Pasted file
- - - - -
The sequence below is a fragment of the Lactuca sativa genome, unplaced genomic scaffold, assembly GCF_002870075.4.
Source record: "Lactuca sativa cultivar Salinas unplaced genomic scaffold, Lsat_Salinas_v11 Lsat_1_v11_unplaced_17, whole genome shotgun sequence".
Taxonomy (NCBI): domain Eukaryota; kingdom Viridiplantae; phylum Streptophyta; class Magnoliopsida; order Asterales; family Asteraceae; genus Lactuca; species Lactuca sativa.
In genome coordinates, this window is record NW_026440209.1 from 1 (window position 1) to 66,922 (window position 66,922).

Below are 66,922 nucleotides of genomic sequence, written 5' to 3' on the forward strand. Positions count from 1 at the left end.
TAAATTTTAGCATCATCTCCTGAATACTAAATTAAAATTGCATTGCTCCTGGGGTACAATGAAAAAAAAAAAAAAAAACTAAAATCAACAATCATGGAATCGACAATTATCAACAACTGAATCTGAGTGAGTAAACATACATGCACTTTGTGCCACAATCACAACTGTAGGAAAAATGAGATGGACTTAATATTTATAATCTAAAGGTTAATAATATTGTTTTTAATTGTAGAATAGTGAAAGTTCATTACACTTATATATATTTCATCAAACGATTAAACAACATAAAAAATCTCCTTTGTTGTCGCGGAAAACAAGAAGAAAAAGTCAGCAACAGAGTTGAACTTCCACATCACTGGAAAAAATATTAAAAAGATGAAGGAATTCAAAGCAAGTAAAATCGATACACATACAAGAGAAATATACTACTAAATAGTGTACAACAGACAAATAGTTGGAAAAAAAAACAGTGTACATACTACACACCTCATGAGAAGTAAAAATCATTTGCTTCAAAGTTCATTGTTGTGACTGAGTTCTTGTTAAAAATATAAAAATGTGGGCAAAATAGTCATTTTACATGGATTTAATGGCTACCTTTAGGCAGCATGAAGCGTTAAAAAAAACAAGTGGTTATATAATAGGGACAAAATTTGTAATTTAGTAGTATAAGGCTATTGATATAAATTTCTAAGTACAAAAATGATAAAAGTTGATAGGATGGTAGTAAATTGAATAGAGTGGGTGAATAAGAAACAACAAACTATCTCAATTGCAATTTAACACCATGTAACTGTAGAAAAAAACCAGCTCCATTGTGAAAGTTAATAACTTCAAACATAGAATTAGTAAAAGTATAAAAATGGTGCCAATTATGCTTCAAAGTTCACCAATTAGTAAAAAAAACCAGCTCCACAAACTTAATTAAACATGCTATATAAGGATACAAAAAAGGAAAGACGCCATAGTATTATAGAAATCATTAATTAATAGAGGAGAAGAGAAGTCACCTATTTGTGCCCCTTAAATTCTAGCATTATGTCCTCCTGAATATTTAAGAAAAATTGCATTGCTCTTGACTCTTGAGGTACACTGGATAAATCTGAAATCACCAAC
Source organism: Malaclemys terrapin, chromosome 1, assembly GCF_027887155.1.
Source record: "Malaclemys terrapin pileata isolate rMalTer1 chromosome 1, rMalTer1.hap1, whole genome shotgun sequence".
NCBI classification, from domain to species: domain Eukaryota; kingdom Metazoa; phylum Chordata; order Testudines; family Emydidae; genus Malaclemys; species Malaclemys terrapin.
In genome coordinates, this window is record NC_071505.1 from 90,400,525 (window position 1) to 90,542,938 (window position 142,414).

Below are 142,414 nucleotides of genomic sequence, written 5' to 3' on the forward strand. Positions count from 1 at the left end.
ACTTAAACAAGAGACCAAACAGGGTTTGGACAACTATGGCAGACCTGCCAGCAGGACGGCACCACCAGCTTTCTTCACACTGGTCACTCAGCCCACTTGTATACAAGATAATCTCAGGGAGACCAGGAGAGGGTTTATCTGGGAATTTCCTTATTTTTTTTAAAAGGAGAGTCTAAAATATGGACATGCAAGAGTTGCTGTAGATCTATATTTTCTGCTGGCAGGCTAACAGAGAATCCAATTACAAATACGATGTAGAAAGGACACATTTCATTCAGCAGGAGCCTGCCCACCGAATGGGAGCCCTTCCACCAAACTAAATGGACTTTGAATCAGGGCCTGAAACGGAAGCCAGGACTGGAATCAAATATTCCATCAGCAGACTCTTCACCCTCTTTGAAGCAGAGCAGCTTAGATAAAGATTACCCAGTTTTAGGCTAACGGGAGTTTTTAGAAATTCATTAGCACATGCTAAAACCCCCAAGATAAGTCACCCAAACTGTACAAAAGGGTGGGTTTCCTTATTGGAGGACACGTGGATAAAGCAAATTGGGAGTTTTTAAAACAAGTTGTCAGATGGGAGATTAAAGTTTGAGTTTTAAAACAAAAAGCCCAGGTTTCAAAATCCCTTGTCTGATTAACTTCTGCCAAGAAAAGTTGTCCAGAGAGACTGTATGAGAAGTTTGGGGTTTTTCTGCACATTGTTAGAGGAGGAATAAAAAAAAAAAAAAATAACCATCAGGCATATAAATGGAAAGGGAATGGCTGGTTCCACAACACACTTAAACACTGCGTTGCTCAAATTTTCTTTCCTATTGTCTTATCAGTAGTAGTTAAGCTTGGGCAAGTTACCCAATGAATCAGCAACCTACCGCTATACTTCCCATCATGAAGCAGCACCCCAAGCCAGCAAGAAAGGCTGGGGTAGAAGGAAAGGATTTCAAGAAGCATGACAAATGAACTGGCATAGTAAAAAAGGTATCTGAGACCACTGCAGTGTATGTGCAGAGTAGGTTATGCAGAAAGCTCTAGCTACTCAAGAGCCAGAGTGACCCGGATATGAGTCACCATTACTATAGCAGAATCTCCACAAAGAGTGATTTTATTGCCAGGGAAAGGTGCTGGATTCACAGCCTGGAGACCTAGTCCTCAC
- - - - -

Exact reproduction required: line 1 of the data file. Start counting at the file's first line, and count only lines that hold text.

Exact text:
The sequence below is a fragment of the Lactuca sativa genome, unplaced genomic scaffold, assembly GCF_002870075.4.